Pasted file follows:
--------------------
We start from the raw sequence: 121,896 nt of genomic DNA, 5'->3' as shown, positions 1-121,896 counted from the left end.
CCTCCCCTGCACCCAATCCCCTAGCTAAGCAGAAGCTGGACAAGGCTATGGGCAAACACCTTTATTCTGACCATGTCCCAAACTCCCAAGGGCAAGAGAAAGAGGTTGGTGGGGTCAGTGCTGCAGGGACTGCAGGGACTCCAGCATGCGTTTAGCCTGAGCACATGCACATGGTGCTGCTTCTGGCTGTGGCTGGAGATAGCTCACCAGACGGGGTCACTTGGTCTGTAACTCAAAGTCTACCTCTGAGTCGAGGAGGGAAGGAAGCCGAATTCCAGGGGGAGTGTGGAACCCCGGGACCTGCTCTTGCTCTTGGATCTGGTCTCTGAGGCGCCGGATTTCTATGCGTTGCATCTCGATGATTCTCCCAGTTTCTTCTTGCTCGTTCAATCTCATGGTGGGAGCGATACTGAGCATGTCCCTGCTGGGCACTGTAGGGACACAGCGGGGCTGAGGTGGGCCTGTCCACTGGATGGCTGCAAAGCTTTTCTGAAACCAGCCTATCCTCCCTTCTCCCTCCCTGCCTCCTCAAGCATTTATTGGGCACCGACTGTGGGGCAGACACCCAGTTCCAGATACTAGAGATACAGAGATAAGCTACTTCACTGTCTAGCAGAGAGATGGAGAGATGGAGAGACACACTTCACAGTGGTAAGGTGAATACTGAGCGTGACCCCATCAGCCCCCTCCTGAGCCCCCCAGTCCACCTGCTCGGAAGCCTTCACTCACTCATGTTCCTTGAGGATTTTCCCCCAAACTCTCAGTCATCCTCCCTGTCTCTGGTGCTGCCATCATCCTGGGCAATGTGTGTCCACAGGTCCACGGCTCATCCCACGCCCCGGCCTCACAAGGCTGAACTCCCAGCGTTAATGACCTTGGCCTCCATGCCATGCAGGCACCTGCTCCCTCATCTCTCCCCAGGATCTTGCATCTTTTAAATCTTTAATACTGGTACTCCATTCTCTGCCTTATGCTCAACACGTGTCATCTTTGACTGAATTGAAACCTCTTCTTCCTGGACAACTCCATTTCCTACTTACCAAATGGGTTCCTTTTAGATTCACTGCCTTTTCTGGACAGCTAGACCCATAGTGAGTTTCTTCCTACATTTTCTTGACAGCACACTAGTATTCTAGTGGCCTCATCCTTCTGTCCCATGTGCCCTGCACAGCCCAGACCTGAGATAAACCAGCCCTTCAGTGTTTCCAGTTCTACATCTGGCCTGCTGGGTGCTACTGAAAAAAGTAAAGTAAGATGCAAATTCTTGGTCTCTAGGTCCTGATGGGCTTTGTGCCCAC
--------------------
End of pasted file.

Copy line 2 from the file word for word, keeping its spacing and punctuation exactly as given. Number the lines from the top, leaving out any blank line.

CCTCCCCTGCACCCAATCCCCTAGCTAAGCAGAAGCTGGACAAGGCTATGGGCAAACACCTTTATTCTGACCATGTCCCAAACTCCCAAGGGCAAGAGAAAGAGGTTGGTGGGGTCAGTGCTGCAGGGACTGCAGGGACTCCAGCATGCGTTTAGCCTGAGCACATGCACATGGTGCTGCTTCTGGCTGTGGCTGGAGATAGCTCACCAGACGGGGTCACTTGGTCTGTAACTCAAAGTCTACCTCTGAGTCGAGGAGGGAAGGAAGCCGAATTCCAGGGGGAGTGTGGAACCCCGGGACCTGCTCTTGCTCTTGGATCTGGTCTCTGAGGCGCCGGATTTCTATGCGTTGCATCTCGATGATTCTCCCAGTTTCTTCTTGCTCGTTCAATCTCATGGTGGGAGCGATACTGAGCATGTCCCTGCTGGGCACTGTAGGGACACAGCGGGGCTGAGGTGGGCCTGTCCACTGGATGGCTGCAAAGCTTTTCTGAAACCAGCCTATCCTCCCTTCTCCCTCCCTGCCTCCTCAAGCATTTATTGGGCACCGACTGTGGGGCAGACACCCAGTTCCAGATACTAGAGATACAGAGATAAGCTACTTCACTGTCTAGCAGAGAGATGGAGAGATGGAGAGACACACTTCACAGTGGTAAGGTGAATACTGAGCGTGACCCCATCAGCCCCCTCCTGAGCCCCCCAGTCCACCTGCTCGGAAGCCTTCACTCACTCATGTTCCTTGAGGATTTTCCCCCAAACTCTCAGTCATCCTCCCTGTCTCTGGTGCTGCCATCATCCTGGGCAATGTGTGTCCACAGGTCCACGGCTCATCCCACGCCCCGGCCTCACAAGGCTGAACTCCCAGCGTTAATGACCTTGGCCTCCATGCCATGCAGGCACCTGCTCCCTCATCTCTCCCCAGGATCTTGCATCTTTTAAATCTTTAATACTGGTACTCCATTCTCTGCCTTATGCTCAACACGTGTCATCTTTGACTGAATTGAAACCTCTTCTTCCTGGACAACTCCATTTCCTACTTACCAAATGGGTTCCTTTTAGATTCACTGCCTTTTCTGGACAGCTAGACCCATAGTGAGTTTCTTCCTACATTTTCTTGACAGCACACTAGTATTCTAGTGGCCTCATCCTTCTGTCCCATGTGCCCTGCACAGCCCAGACCTGAGATAAACCAGCCCTTCAGTGTTTCCAGTTCTACATCTGGCCTGCTGGGTGCTACTGAAAAAAGTAAAGTAAGATGCAAATTCTTGGTCTCTAGGTCCTGATGGGCTTTGTGCCCAC